Every year, about 250,000 men will be diagnosed with prostate cancer in the U.S. After skin cancer, prostate cancer is the most common cancer diagnosed in American men. Every American man has a one in six chance of being diagnosed with prostate cancer sometime in his lifetime, and almost 30,000 men will die from prostate cancer.
The good news is that the majority of men diagnosed with prostate cancer will survive (there are about 2.5 million men living in the U.S. who have once been diagnosed with prostate cancer, and current statistics show that only three percent of men diagnosed with prostate cancer die from it). Nevertheless, to avoid the pain and possible fatality of this disease, scientists have recommended—and doctors have encouraged—getting screened for prostate cancer with a prostate-specific antigen (PSA) test or a digital rectal exam (DRE).
But can screening do more harm than good?
That’s why the American College of Physicians examined current screening guidelines, set forth by a variety of different organizations, to uncover if the benefits of screening outweigh the risks. After reviewing the evidence, their final recommendation is that some men don’t need to be screened—and for others, you need to carefully consider it.
“There are limited potential benefits and substantial harms of screening for prostate cancer,” say the American College of Physicians. “Clinicians should not screen for prostate cancer using the prostate-specific antigen test in patients who do not express a clear preference for screening.”
They recommend you do not get screened if:
• You have an average risk of developing prostate cancer (i.e. no family history) and you are under the age of 50
• You are over 69 years of age
• You have a life expectancy of 10-15 years
If you don’t have specific risk factors for prostate cancer, and if you fall into any of those categories, you don’t need to get screened, unless you have a preference for doing so, according to the American College of Physicians. After conducting a literature review, they found no benefit of annual screening, and that, according to current research, one screening every four years might be more appropriate.
MORE: Exercise is vital for prostate cancer patients
The reason for this strong recommendation is that prostate cancer screening can come with lots of serious risks, such as:
• Complications, which can arise after PSA screening, like sexual dysfunction and urinary incontinence
• Further testing and treatments that you don’t need, considering that a significant number of men live with prostate cancer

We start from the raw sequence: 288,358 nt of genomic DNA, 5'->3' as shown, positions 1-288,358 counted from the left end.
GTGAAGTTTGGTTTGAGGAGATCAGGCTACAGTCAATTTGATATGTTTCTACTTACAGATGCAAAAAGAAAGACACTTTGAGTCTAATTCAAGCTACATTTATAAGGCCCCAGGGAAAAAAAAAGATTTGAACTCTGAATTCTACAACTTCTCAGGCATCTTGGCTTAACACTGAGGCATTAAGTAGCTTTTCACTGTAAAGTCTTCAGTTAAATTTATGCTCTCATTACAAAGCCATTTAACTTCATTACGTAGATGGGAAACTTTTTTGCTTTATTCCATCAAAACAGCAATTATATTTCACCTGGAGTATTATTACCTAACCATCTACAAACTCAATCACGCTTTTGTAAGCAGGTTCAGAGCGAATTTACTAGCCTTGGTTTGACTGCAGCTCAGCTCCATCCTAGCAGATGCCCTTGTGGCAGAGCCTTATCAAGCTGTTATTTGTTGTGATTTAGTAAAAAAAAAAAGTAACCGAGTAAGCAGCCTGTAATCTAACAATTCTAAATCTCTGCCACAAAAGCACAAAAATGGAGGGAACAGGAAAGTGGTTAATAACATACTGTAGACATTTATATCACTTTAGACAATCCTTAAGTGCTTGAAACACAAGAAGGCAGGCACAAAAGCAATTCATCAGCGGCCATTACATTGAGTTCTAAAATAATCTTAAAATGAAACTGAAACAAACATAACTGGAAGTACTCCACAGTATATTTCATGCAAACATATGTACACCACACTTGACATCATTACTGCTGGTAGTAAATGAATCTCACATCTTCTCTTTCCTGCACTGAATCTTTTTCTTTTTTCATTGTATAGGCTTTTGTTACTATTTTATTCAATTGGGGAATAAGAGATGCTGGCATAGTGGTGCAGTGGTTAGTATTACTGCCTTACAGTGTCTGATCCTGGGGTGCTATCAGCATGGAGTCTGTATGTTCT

• Over-diagnosis and unnecessary biopsies
• A high false-positive and false-negative rate (some studies have found it’s as high as 70%); the resulting discrepancies can cause anxiety in patients
One of the main problems that the researchers pointed out is that once men are screened for prostate cancer, they may be encouraged to get a prostatectomy or radiotherapy—two serious lines of treatment that can create even more harm. Of course, in some men, it may be necessary, but the point is that doctors may not want to take the risk of keeping a close eye on your illness, and will instead opt for a quick and easy surgery. If that surgery is unnecessary, this puts your health at risk.
Oftentimes, you might feel like your doctor knows best—so you just take their word for it when they say you need to be screened or tested for a certain disease. But these new screening guidelines are geared to help physicians understand that they must explain the full benefits and negative effects of prostate cancer screening to their patients. Studies show that one in three men don’t even know they were screened for prostate cancer with a PSA or DRE and the majority state they didn’t know what the negative effects and benefits were. That’s why it’s important to communicate with your physician—and do the research—to determine if the benefits outweigh the risks for you.
Source(s) for Today’s Article:
“What are the key statistics about prostate cancer?” American Cancer Society web site, February 27, 2012; http://www.cancer.org/cancer/prostatecancer/detailedguide/prostate-cancer-key-statistics, last accessed April 11, 2013.
Qaseem, A., et al., “Screening for Prostate Cancer: A Guidance Statement From the Clinical Guidelines Committee of the American College of Physicians,” Annals of Internal Medicine April 9, 2013.